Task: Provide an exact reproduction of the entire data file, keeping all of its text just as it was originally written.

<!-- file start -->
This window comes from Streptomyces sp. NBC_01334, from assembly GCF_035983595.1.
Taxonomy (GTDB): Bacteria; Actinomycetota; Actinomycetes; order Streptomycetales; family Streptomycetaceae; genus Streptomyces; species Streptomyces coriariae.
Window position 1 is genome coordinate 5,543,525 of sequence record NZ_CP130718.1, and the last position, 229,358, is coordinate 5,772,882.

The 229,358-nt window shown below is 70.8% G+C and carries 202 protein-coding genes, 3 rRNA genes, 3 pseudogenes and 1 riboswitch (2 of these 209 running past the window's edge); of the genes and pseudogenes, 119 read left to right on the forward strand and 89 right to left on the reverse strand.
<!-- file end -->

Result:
This window comes from Streptomyces sp. NBC_01334, from assembly GCF_035983595.1.
Taxonomy (GTDB): Bacteria; Actinomycetota; Actinomycetes; order Streptomycetales; family Streptomycetaceae; genus Streptomyces; species Streptomyces coriariae.
Window position 1 is genome coordinate 5,543,525 of sequence record NZ_CP130718.1, and the last position, 229,358, is coordinate 5,772,882.

The 229,358-nt window shown below is 70.8% G+C and carries 202 protein-coding genes, 3 rRNA genes, 3 pseudogenes and 1 riboswitch (2 of these 209 running past the window's edge); of the genes and pseudogenes, 119 read left to right on the forward strand and 89 right to left on the reverse strand.